Purpose: This study aimed to examine the effect of variations in optic flow on perceived and actual running pace and RPE.
Methods: Twelve male moderately trained competitive runners performed a self-paced 5-km running reference time trial followed by a three 5-km running self-paced trials under different optic flow conditions (RNORM = actual running speed, RSLOW = actual speed − 25%, and RFAST = actual speed + 25%). Participants were asked to self-report RPE when they thought they had reached each kilometer.
Results: There was no difference in the 5-km completion times (P > 0.05) or actual pace (P > 0.05) between the optic flow conditions. A greater distance was covered between the perceived kilometer points during RSLOW compared with RNORM (P < 0.01) and RFAST (P < 0.01). RPE (normalized for running distance) was lower during RSLOW compared with RNORM (P < 0.01) and RFAST (P < 0.01).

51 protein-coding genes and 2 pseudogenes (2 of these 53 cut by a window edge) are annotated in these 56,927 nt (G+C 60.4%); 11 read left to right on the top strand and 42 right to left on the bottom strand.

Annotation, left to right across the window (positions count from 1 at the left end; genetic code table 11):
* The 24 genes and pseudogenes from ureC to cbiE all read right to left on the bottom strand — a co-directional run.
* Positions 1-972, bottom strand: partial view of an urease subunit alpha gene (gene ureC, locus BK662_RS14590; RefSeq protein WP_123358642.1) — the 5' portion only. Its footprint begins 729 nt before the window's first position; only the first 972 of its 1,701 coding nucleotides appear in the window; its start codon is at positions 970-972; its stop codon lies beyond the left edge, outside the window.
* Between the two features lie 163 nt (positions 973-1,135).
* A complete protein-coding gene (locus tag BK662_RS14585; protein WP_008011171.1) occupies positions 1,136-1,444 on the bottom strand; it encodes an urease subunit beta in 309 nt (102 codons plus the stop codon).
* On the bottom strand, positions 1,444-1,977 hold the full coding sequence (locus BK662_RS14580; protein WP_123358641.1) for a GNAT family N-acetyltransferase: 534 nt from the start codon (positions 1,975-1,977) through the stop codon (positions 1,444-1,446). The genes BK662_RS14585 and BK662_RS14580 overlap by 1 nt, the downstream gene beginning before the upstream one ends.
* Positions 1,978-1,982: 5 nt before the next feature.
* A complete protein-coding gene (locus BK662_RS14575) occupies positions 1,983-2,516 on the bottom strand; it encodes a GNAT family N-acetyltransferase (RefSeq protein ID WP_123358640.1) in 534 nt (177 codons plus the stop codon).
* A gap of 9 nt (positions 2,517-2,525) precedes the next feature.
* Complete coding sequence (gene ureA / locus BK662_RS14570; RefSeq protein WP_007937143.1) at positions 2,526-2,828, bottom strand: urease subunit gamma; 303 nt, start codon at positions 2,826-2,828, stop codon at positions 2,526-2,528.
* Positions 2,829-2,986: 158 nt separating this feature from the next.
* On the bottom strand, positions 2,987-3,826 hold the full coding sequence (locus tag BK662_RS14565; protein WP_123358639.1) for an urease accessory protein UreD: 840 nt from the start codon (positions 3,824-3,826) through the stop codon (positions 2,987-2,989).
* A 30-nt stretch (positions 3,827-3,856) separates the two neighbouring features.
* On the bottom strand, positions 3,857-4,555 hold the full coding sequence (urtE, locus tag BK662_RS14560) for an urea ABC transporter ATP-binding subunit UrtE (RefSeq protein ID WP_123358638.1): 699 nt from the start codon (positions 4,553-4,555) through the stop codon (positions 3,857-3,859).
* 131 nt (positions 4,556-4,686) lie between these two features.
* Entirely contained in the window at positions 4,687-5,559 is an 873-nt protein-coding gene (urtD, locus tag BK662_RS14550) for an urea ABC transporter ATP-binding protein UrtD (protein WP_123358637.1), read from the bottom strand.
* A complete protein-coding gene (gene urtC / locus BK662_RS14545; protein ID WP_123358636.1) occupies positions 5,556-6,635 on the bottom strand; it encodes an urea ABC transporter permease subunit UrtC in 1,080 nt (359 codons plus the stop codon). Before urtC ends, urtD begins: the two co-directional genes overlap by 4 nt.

Conclusions: Different rates of optic flow lead to an apparent compression or elongation of perceived distance during running, with slow optic flow resulting in an increased ratio of perceived to actual running distance. Pacing was not different in the slow optic flow condition, despite lower perceived exertion, which is contrary to the predictions of the RPE template model, hazard scores, and estimated time limits.